Memory (RAM) --
Four matched sticks of 4GB CORSAIR Vengeance DDR3 CMZ16GX3M4X2133C11R provide 16GB of RAM, which should be more than sufficient.
This is really important to performance, and memory is fairly inexpensive.
I would have gone 32GB, but adding memory beyond what can be used doesn't further improve performance.
The selected memory is rated at 2133 MHz, which lets us clock it much faster than the specs.
Power Supply --
The CORSAIR HX750 is an excellent power supply and a really nice modular unit. This means that the cables also plug into
the power supply itself rather than being hard wired. This means you only have to connect the cables you need, so you don't
end up with a big ball of cables to tie up somewhere in the case. It's actually a hybrid in that some of the cables are fixed,
but these are the ones that always plug into the motherboard, which is even better. The power supply even comes in a velvet-like case,
and the unused cables have their own pouch for storage. I chose 750 watts to allow for the addition of one high end graphics board in the future.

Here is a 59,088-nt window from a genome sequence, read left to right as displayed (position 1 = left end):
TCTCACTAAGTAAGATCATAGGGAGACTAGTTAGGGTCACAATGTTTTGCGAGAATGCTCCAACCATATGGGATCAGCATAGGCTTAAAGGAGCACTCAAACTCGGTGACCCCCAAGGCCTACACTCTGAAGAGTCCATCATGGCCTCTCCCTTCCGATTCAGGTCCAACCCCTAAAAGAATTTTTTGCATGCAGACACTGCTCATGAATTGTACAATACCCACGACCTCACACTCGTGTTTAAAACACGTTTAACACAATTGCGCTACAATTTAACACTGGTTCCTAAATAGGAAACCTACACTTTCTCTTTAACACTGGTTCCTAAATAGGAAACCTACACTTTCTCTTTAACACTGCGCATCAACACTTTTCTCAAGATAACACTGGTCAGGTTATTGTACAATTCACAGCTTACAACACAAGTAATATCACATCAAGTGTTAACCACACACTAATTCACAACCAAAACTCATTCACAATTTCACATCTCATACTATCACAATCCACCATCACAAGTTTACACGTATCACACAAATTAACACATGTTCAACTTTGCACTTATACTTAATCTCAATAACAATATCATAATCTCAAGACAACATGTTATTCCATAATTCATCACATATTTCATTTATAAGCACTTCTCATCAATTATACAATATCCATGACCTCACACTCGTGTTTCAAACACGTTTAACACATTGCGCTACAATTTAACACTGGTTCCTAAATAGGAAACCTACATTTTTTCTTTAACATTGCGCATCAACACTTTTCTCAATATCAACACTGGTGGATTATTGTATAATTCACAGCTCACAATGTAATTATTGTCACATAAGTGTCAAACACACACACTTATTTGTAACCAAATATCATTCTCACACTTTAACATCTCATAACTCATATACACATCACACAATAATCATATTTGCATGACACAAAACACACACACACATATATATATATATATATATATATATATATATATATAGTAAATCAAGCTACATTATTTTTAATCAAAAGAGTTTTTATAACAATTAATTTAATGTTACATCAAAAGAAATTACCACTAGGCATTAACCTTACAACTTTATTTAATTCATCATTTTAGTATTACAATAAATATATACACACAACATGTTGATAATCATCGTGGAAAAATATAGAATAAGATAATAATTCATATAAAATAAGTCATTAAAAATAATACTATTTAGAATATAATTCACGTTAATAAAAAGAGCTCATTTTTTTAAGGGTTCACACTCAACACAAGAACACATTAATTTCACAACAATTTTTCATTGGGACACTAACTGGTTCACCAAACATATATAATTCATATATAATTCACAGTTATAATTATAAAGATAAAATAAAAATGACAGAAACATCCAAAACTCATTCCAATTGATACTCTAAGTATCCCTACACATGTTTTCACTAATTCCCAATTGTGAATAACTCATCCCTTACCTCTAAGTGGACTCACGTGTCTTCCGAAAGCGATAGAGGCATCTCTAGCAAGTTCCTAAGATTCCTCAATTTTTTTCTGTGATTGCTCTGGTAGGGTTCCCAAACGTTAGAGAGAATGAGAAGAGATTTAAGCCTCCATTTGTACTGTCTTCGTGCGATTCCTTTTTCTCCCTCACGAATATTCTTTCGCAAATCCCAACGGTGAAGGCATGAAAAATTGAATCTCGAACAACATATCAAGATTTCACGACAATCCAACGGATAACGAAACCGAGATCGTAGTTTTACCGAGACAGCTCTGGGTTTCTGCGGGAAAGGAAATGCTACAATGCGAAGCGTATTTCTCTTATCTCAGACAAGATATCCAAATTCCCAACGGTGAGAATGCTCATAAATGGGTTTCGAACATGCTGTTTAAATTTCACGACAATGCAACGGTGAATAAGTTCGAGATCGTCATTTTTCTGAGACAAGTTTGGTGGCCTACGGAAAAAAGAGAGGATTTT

This should be fine even if we select the top end board in the $500 range, but it should have even higher wattage if you plan on adding two high end cards.
The Gigabyte GA-Z77X-UD5H Motherboard is a high performance board offering plenty of ports and expandability with good value.
Another good choice would be the Asus (e.g., P8Z77-V Pro or Delux at higher cost). While the Asus is favored by over clocker's,
the Gigabyte will do a fine job there as well, and I've had very good luck with the Gigabyte.
The selected board doesn't have a lot of frills like WiFi and Blue Tooth, but these can be added as needed.
Solid State Drive --
There is a lot of discussion/debate about SSD reliability, with many reported failures by customers in the review areas.
Right now it doesn't seem to be clear whether reliability is better or worse than hard drives.
I chose the Plextor PX-256M5P because its "thought" to be one of the higher reliability solutions,
and it comes with a 5 year warranty (I don't normally pay attention to warrantees, but made an exception here).